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Anyone distill their own whiskey?

Discussion in 'Off Topic Threads' started by shot410ga, Dec 17, 2010.

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  1. shot410ga

    shot410ga Well-Known Member

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    I see there are home distilleries for sale. Like Scotch Pots. I was just wondering if anyone has ever tried one of these methods for manufacturing their own whiskey?
     
  2. Catpower

    Catpower Molon Labe TS Supporters

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    No but it sounds like a good idea!!!!!!
     
  3. Country Squire

    Country Squire TS Member

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    sorry,but it's against the law even for your own use. That doesn't mean you can't do it though.
     
  4. short shucker

    short shucker TS Member

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    I'm not sure I should be saying this, but one thing you find very seldom in the trash around these parts is a milk jug.

    ss
     
  5. wolfram

    wolfram Well-Known Member

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    My Senior project in Eng. school involved building and operating an ethanol distillery. We came up with a magnificent circuit that produced 5 galllos per hout of 192 proof ethanol. It was supposed to be for fuel but at least a portion of the product may have fueled a few booze hound college guys...I don't recall. Anyway the hardest part of the operation was making enough mash to feed the thing. If there is a trick to making good whiskey it is probably in the preparation of the mash.

    Sounds like fun hobby and probably more profitable than loading your own shotshells.
     
  6. School Teacher

    School Teacher Well-Known Member

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    Here in Kentucky, some old boys been making their own whiskey since the Federals ran the whiskey makers out of upstate New York over 200 years ago.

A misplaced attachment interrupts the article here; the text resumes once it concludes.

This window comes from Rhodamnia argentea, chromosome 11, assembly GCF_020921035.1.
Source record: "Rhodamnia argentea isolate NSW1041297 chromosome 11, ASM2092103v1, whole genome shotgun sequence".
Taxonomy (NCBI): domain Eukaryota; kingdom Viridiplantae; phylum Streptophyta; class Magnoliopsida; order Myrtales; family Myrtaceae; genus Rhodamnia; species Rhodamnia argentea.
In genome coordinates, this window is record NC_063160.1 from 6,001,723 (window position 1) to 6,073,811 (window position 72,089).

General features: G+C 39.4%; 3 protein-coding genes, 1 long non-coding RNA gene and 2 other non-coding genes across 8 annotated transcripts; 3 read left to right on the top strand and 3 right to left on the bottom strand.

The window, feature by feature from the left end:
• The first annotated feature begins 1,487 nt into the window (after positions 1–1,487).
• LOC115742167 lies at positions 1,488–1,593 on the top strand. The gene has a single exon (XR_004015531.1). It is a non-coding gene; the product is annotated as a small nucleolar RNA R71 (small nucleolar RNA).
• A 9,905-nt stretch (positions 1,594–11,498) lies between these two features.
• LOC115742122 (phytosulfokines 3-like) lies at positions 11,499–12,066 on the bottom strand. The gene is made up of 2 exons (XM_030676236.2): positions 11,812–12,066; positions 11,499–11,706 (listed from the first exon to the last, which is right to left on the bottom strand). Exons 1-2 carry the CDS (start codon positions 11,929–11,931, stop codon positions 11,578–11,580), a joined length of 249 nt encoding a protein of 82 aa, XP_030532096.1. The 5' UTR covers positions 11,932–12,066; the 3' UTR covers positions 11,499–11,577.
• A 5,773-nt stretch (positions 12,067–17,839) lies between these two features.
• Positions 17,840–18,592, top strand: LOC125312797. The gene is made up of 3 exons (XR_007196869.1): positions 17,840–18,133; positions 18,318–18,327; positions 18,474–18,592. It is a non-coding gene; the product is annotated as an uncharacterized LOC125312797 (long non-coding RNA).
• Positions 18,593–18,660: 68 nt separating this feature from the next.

The key to making fine bourbon is to have limestone water that contains no iron. That's why most great Bourbon comes from Kentucky. Jack Daniels has good water in Tennessee but he drips his whiskey through charcoal so it is called Tennessee Whiskey.

    In Kentucky, by the time you finish 3rd grade or turn 16, whichever come first, you are expected to know two things. First, how to carry a 100 pound bag of sugar through the woods and leave no tracks and second, how to build a fire that produces no smoke.

    We had some dandy moonshine at the Kentucky State Shoot this year which we sampled after we finished shooting. It was called "apple pie" as it was apple flavored.

    I would be sure to check your local regulations as to how much you can make and what you can do with it.

    Drink Up!

    Ed Ward
     
  7. shannon391

    shannon391 Active Member

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    They seem to find ways in the crowbar hotel to make applejack or pruno, might not be the fine sipping wiskey your looking for.

    I have southern relatives that "get their corn from a jar" and I've drank a fair amount of shine over the years but It's not my choice due to taste, price and risk.

    I have had some quality moonshine but for white booze I prefer Russian vodka.
     
  8. TOOLMAKER 251

    TOOLMAKER 251 Active Member

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    Ed, that wasn't up state New York it was up state Pennsylvania that the feds ran the whiskey makers down south. Whiskey rebellion.
     
  9. GW22

    GW22 Active Member

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    No, but I spin my own dental floss.

    -Gary
     
  10. School Teacher

    School Teacher Well-Known Member

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    TOOLMAKER 251:

    Thanks for the correction. My understanding is that the Whiskey rebellion was like all out war and that the Congress sent the Army to put down the rebellion. The rebellion started when the US Government wanted to put a tax on whiskey. Imagine that!

    "Double distilled chain lightening" is how Oliver Hardy described his native drink to John Wayne in the movie The Fighting Kentuckians.

    At any rate, I have heard that when the Pennsylvanian whiskey makers arrived in Kentucky and discovered the iron free limestone water, they thought that they had discovered the promised land. They been cooking ever since.

    Anybody planning to make their own whiskey needs to understand that bourbon needs to be aged in a charred freshly made white oak barrel for at least four years. There is a little more to it than making beer or wine.

    Ed Ward
     
  11. TOOLMAKER 251

    TOOLMAKER 251 Active Member

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    Yes Ed, George Washington sent around 13,000 troops to arrest the whiskey makers for refusing to pay a 3 cent a gal. tax on the booze. The tax was to help pay back the loans from the war. There was a story of the troops arresting a whiskey maker late in the day so the troops opted to stay in his house until morning before moving him, but he treated them to all they could drink then he and his family escaped when the troops passed out from being drunk.